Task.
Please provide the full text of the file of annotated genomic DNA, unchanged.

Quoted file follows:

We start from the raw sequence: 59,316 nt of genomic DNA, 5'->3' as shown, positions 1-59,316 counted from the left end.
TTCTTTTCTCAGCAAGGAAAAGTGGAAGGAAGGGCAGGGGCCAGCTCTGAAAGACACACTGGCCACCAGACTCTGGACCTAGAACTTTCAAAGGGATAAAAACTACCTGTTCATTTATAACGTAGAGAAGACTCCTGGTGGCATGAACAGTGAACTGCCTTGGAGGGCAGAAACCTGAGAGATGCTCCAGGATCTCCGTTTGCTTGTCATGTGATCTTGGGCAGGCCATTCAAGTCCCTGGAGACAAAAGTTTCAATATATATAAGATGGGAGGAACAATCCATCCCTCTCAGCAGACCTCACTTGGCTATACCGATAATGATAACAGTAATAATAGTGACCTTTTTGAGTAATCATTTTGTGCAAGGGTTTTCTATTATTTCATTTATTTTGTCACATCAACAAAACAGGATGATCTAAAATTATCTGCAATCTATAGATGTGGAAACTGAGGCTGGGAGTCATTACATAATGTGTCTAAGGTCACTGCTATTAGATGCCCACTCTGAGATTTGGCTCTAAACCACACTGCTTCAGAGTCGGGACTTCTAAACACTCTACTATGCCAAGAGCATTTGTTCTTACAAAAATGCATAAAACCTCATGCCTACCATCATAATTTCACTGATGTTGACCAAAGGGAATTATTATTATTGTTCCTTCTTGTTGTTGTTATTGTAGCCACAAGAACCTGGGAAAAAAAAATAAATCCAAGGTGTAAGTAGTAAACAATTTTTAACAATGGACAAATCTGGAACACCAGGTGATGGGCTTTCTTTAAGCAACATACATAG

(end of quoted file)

We start from the raw sequence: 59,316 nt of genomic DNA, 5'->3' as shown, positions 1-59,316 counted from the left end.
TTCTTTTCTCAGCAAGGAAAAGTGGAAGGAAGGGCAGGGGCCAGCTCTGAAAGACACACTGGCCACCAGACTCTGGACCTAGAACTTTCAAAGGGATAAAAACTACCTGTTCATTTATAACGTAGAGAAGACTCCTGGTGGCATGAACAGTGAACTGCCTTGGAGGGCAGAAACCTGAGAGATGCTCCAGGATCTCCGTTTGCTTGTCATGTGATCTTGGGCAGGCCATTCAAGTCCCTGGAGACAAAAGTTTCAATATATATAAGATGGGAGGAACAATCCATCCCTCTCAGCAGACCTCACTTGGCTATACCGATAATGATAACAGTAATAATAGTGACCTTTTTGAGTAATCATTTTGTGCAAGGGTTTTCTATTATTTCATTTATTTTGTCACATCAACAAAACAGGATGATCTAAAATTATCTGCAATCTATAGATGTGGAAACTGAGGCTGGGAGTCATTACATAATGTGTCTAAGGTCACTGCTATTAGATGCCCACTCTGAGATTTGGCTCTAAACCACACTGCTTCAGAGTCGGGACTTCTAAACACTCTACTATGCCAAGAGCATTTGTTCTTACAAAAATGCATAAAACCTCATGCCTACCATCATAATTTCACTGATGTTGACCAAAGGGAATTATTATTATTGTTCCTTCTTGTTGTTGTTATTGTAGCCACAAGAACCTGGGAAAAAAAAATAAATCCAAGGTGTAAGTAGTAAACAATTTTTAACAATGGACAAATCTGGAACACCAGGTGATGGGCTTTCTTTAAGCAACATACATAG